Bill Gates's annual AMA (Ask Me Anything) has become one of the most popular question and answer sessions on Reddit. Users ask all kinds of questions, from inquiries about his favorite books to whether he still writes code, but in last year's session, one thought-provoking question rose to the top: Through it all, what makes you happy?
While Gates's answer was brief (he has to keep up with a barrage of questions, after all), he highlighted four main ingredients that have brought him happiness and keep him looking forward to his next 20 years.
1. Stay true to your commitments.
When Gates was younger, he was committed to Microsoft's mission -- the idea of putting "a computer on every desk and in every home." That commitment involved countless hours and a fanatical approach to software, but over time, the vision became a reality.
As his original ambition was slowly realized, Gates needed to find a new commitment. Today, that's come in the form of the Bill and Melinda Gates Foundation, which is committed to eradicating infectious diseases such as malaria and polio and improving the living conditions of the world's poorest people -- which brings us to the second ingredient.
2. Give generously -- no matter your wealth.
As the second-richest person in the world, Gates can do or have anything he wants. That's why it's even more telling that the thing that drives him the most is his charitable giving. The Bill and Melinda Gates Foundation has been a tremendous philanthropic force over the years, and it's only increasing in momentum.
In 2006, Gates convinced his good friend Warren Buffett to donate $31 billion dollars of his fortune to the foundation, and the Giving Pledge emerged a few years later as an open invitation for other billionaires to do the same.
Since then, more than 200 of the world's wealthiest people have joined the Giving Pledge, dedicating the majority of their wealth to charitable efforts around the world.
While you might not have billions to set aside for philanthropy, everyone can contribute something to help other people.
All too often people imagine they'll give generously when they have more wealth to spare, but with that approach you risk coming to the end of your life without ever having truly contributed to an important cause.
On the other hand, start now with whatever time or money you can spare, and you'll be able to look back on a legacy of generosity that makes the world a better place.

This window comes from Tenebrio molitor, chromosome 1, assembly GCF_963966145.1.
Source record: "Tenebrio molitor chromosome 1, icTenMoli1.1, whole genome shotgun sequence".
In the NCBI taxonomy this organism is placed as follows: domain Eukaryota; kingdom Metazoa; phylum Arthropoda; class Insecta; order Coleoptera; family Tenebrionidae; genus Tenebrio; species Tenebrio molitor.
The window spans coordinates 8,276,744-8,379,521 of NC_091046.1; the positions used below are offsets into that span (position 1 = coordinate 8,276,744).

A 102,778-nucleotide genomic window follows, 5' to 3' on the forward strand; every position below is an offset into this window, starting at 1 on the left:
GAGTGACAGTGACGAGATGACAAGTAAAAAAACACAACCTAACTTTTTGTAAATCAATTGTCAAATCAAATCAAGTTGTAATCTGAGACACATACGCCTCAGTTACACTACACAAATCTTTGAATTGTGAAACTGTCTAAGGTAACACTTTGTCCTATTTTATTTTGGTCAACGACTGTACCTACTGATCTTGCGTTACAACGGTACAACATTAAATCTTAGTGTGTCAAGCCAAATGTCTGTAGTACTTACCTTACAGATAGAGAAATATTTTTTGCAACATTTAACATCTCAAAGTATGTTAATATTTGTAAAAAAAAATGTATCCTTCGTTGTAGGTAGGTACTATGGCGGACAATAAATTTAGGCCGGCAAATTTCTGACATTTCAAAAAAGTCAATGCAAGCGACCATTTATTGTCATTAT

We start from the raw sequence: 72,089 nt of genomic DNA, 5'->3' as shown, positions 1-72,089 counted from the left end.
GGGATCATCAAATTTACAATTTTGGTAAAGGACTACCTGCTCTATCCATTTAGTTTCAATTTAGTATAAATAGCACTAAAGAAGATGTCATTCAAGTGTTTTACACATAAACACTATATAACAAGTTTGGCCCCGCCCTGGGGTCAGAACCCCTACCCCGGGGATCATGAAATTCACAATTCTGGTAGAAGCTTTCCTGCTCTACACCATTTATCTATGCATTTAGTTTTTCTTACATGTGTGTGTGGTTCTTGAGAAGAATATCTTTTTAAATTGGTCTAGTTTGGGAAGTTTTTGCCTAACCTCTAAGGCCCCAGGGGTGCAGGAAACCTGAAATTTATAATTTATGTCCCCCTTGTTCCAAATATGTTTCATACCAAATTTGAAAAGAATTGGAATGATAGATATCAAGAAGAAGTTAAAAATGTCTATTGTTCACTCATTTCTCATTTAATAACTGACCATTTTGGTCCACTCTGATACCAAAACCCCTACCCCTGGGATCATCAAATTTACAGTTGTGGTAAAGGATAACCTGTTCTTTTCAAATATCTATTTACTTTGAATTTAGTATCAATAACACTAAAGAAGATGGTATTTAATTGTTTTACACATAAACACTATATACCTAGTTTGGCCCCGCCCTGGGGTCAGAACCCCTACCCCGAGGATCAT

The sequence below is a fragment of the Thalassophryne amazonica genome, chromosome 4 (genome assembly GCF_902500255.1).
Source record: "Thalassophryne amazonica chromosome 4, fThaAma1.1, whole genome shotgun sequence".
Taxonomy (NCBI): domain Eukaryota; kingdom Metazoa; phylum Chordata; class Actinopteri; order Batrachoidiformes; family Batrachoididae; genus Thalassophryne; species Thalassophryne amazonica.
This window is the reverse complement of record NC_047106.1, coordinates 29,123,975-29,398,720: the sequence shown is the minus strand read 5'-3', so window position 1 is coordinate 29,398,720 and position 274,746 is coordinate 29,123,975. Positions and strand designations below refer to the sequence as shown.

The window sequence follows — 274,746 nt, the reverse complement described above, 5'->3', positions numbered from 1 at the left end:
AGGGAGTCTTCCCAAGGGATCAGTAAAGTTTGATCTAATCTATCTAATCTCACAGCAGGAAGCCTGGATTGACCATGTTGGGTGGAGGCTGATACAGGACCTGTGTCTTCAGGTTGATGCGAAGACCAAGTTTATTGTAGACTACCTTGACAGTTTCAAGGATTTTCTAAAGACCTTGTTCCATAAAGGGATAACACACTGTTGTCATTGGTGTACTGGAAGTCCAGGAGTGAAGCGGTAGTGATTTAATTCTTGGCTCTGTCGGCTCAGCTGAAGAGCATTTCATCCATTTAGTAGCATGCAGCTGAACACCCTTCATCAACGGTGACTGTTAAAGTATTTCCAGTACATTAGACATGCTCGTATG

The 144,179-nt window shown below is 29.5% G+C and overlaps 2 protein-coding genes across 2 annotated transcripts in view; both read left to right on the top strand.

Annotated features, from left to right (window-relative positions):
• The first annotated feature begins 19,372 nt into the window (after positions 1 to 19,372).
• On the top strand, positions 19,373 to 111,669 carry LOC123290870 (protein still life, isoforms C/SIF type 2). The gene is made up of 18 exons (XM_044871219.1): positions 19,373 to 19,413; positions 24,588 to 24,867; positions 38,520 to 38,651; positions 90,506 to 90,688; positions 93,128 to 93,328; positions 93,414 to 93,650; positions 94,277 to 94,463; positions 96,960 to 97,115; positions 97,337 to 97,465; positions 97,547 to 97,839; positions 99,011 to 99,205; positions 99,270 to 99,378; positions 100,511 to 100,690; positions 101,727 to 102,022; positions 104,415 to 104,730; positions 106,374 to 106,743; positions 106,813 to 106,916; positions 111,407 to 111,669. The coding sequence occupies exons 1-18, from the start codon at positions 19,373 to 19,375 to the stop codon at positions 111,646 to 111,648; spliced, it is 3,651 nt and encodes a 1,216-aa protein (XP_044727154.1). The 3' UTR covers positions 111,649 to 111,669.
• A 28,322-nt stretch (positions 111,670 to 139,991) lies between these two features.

3. Give your body the respect it deserves.
As an avid tennis player, Gates is aware of the link between exercise and happiness, and science supports his own anecdotal experience. The health benefits of exercise are difficult to overstate, from better weight control and reduced risk of heart disease to improvements to mental health and overall mood.
You get only one body, so it's crucial to treat it like a temple. According to one study of the cell cap telomeres -- that essential part of human cells that affect how our cells age -- physically active adults appeared to be nine years younger in terms of telomere length than their less active peers who were the same age. That's an astounding difference that highlights the fact that a sedentary lifestyle comes at a high cost.
4. Spend more time with your family.
Our culture has glorified the grind of the founder or entrepreneur to the point where people think 60- or 80-hour work weeks are a sign of dedication and success.
The reality is that this devotion is unhealthy and unsustainable. In fact, workplace stress is now the fifth-leading cause of death in the U.S., above even diabetes.
But besides the obvious health concern, putting in excessive hours at the office means spending less time somewhere else. We all have just 24 hours in every day.
Unfortunately for many workaholics, time with family is one of the first things to go when work hours start to ramp up. This decision almost inevitably leads to more conflict and more stress, further exacerbating health risks.
Protect the time you spend with your family by setting a few non-negotiable boundaries. Maybe you leave work on time every day and don't check emails or otherwise clock in again until you've put the kids to bed.
Put similar boundaries in place while you're at work to help you accomplish everything you need to in the time allotted.
Bringing it home
Gates's insights on happiness are incredibly illuminating, particularly because they all have one thing in common: accessibility. For all his billions, the things that have brought him happiness are surprisingly within reach.
Anyone can commit themselves to something and follow through with it, donate time or money to worthy causes, take steps to improve personal health, and spend more time with family or loved ones.
As we start a new year (and a new decade), choose these pursuits -- and choose your happiness as a result.